How to flush with less waterFlushing with less water cuts your water use without compromising the effectiveness of your toilet. The effect is most dramatic if you have an older-model toilet (i.e. one that requires more than three gallons to flush). Although a toilet made after 1994 already uses only 1.6 gallons to flush, it's still possible to further reduce this amount, but be wary of flushing with less than one gallon.
Making a few simple modifications to your existing toilet is an easy, low-cost way to start reducing water waste and your water bill, too! Here are some simple steps to creating a lower-flow toilet, but if you need some visual inspiration, check out this toilet modification video.
- Put a few inches of gravel or pebbles in the bottom of an empty gallon jug. Fill the rest up with water and cap it. If you prefer slightly more water for flushing, use a smaller jug.
- Remove the lid of the toilet tank and flush. Notice the location of the flushing mechanism.
- Place the filled jug in the tank, making sure not to interfere with any part of the flushing mechanism.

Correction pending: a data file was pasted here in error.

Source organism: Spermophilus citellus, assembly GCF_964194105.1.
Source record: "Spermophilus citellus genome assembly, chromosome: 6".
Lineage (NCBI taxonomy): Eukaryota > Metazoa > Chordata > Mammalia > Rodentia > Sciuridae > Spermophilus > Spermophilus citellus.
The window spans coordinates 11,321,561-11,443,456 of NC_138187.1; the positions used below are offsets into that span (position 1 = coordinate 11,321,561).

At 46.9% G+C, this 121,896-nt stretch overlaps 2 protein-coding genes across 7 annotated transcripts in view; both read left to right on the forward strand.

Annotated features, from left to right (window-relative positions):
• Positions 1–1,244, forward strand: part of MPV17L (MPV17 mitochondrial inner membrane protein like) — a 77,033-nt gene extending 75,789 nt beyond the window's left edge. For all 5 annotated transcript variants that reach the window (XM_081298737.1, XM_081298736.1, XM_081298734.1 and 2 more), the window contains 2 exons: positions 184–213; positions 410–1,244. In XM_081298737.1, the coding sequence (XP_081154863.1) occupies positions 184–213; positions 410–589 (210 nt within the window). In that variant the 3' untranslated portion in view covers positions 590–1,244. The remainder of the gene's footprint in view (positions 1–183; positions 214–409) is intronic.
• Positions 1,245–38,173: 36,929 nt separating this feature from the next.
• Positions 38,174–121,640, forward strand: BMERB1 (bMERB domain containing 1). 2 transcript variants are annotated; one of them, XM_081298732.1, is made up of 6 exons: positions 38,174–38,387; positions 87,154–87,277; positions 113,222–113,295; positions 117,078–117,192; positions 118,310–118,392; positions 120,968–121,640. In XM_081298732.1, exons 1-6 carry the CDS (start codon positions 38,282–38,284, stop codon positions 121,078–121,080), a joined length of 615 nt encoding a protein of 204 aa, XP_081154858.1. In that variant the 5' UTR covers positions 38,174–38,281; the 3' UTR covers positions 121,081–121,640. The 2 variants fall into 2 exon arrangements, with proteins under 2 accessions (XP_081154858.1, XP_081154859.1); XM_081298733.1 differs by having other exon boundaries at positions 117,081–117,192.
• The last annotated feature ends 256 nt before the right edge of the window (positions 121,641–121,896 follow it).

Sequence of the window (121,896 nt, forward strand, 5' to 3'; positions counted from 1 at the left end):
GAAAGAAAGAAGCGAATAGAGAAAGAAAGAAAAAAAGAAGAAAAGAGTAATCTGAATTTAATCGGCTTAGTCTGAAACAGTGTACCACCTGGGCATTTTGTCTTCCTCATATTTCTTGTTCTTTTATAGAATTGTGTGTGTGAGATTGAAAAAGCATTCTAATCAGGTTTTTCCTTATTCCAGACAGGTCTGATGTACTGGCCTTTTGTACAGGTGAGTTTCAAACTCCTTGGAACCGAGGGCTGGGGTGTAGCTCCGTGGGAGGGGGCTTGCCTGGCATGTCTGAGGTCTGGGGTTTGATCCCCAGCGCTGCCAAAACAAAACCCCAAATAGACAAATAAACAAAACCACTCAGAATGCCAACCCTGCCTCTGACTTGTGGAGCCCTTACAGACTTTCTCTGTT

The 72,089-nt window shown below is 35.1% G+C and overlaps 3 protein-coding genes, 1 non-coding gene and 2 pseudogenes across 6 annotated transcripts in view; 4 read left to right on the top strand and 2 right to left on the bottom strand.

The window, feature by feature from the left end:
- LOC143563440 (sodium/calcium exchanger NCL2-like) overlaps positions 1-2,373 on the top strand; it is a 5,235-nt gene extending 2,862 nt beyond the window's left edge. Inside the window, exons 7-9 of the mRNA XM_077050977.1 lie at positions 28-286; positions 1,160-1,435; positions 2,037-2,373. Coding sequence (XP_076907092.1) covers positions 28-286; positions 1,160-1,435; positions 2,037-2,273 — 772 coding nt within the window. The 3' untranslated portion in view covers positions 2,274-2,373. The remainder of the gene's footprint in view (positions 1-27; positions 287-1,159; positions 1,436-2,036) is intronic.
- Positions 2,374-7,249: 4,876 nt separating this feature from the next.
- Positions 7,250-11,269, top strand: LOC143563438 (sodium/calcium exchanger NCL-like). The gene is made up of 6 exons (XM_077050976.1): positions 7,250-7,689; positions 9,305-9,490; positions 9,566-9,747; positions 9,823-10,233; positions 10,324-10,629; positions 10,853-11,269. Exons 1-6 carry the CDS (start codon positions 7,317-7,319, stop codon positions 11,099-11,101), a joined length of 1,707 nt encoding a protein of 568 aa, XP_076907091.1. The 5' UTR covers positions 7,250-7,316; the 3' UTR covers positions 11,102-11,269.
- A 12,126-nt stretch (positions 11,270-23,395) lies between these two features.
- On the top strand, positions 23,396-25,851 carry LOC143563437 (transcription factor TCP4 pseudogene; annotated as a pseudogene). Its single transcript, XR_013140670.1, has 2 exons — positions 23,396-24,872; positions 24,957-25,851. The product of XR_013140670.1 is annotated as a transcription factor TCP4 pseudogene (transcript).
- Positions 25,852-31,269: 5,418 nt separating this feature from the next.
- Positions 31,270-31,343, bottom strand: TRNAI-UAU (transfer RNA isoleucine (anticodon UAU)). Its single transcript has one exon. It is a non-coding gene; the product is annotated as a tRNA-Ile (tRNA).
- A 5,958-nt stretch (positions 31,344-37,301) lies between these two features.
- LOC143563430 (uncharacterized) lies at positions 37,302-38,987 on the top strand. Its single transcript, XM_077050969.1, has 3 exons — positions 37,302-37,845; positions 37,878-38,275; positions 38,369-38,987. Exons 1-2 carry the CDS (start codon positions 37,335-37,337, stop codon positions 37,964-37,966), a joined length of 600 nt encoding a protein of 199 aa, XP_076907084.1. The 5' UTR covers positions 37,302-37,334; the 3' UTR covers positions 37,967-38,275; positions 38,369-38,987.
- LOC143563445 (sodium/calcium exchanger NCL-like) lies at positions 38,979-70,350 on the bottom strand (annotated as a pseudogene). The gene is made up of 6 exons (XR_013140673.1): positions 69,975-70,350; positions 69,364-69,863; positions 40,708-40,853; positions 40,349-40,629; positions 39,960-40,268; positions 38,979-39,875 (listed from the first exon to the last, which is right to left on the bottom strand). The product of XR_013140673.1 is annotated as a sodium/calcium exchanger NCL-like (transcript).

- Allow the toilet to fill back up.
- If the jug floats a little, add more gravel to weigh it down.
- Replace the toilet tank lid and use your toilet as normal.
Find it! Mechanisms to flush with less waterThere are many small, and often inexpensive, products on the market that make your job of cutting toilet water waste even easier. Whether it's an overflow regulator or a dual flush kit, there are loads of ways to start saving.
Flushing with less water helps you go green because
- It conserves water.
- It conserves energy.
Conserving water also means conserving energy. That's because water treatment and transport consumes a considerable amount energy-wise. According to the Environmental Protection Agency (EPA), public water-supply and treatment facilities in the US use about 50 billion kilowatt-hours (kWh) per year. In these terms, letting your faucet run for five minutes uses about as much energy as lighting a 60-watt light bulb for 14 hours.
- About My Planet - Tame Your Toilet
- Community Science Action Guidelines - Water Saving Toilets
- Eartheasy - 25 Ways to save water at home
- Mississippi State University Extension Service - Water Quality: Correct Use of Your Septic Tank: See 'Water Conservation' section.
- US Environmental Protection Agency - WaterSense: Efficiency Made Easy - Benefits of Water Efficiency